The assembly voted 8-1 to grant $2 million to the United Way of Southeast Alaska and $1 million to the Juneau Economic Development Committee (JEDC).
The decision to grant the funds came just three days after the Assembly came one vote shy of loaning the money to Alaska Electric Light & Power, which would have allowed the utility company to expand increased utility costs over a 12-month period.
The United Way has turned to the Catholic Community Service (CCS) to distribute the grant. Officials have been meeting about eligibility requirements and expect an application to be ready today, which will be posted online on various sites, including at www.ccsjuneau.org. CCS also is designating a phone line to assist with questions from residents by calling 463-6130.
CCS Executive Director Rosemary Hagevig said funds will go directly to AEL&P on behalf of individual residents who qualify for grants.
"We're trying to be fair to everyone concerned and to have a level of accountability true to the intent of the Borough," she said.
Officials with JEDC could not be reached.
Gov. Sarah Palin's Disaster Policy Cabinet met last week and decided not to recommend a disaster declaration for Juneau. Palin concurred with the cabinet's decision, meaning it is unlikely there will be federal assistance available.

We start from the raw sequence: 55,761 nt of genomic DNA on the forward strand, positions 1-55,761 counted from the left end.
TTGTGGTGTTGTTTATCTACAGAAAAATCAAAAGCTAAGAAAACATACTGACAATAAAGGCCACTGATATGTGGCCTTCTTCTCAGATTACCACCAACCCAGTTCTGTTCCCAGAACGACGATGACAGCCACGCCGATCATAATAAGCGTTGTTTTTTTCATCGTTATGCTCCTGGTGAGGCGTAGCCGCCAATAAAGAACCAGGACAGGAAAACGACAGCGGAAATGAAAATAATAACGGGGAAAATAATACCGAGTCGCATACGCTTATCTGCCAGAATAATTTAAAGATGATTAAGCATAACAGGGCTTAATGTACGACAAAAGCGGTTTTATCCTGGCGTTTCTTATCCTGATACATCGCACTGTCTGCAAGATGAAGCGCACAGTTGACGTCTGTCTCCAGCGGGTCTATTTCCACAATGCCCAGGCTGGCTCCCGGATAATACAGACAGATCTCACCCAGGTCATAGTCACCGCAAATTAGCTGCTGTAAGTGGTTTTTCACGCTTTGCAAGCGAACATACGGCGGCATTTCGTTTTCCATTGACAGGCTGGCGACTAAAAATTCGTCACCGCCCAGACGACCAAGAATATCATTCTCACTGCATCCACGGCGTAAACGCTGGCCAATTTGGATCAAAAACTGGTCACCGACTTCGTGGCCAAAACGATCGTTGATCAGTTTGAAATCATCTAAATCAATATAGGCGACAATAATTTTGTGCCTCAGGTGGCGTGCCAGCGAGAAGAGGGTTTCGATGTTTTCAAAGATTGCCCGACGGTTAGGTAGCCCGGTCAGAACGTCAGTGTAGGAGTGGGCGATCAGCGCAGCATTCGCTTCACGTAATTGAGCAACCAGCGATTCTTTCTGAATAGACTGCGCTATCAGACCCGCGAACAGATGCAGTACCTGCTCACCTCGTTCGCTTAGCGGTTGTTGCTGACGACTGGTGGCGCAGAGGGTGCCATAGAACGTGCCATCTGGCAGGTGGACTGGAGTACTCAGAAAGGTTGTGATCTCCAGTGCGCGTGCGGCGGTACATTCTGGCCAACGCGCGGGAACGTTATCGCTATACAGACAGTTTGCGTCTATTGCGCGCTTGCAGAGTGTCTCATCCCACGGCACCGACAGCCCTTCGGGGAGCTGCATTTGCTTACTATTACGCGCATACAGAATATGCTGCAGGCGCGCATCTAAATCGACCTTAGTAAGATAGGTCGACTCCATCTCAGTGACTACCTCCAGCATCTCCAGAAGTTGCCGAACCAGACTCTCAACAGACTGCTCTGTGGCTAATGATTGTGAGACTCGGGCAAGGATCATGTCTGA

United Way CEO Brenda Hewitt says the grant will help households below the poverty level, which in Juneau constitutes as those with a household income around $26,000 annually or less.
Granting the money to the non-profit groups means this months bills will reflect the 52 cents per kilowatt-hour rate, but AEL&P Director of Consumer Affairs Gayle Wood believes the money was sused well, even though it's not going to AEL&P as first expected.
"Had (the Assembly) loaned AEL&P the money, it would have reduced costs to a small extent," she said. "I think the money, as its been redirected, will better match their intentions. It will go to the people who need it the most."
Spreading the increased energy cost over a year span is still an option for some if an emergency tariff is passed, Wood said. The plan would be voluntary and will spread the rate increase over the next year.
"This type of program would work best for people who are consistently paying their bills on time," Wood said.
Large commercial businesses and government agencies will not qualify, she said.
Wood said AEL&P will continue to work with customers who have trouble paying their monthly bills on time.
Applications for assistance will be available at the Juneau Commission on Sustainability's city-wide conference "Re-Energizing Juneau" held at the Mendenhall Mall on Saturday from 10 a.m. to 6 p.m.
The latest breaking news and additional stories regarding Juneau's energy crisis will be posted online daily at www.capitalcityweekly.com.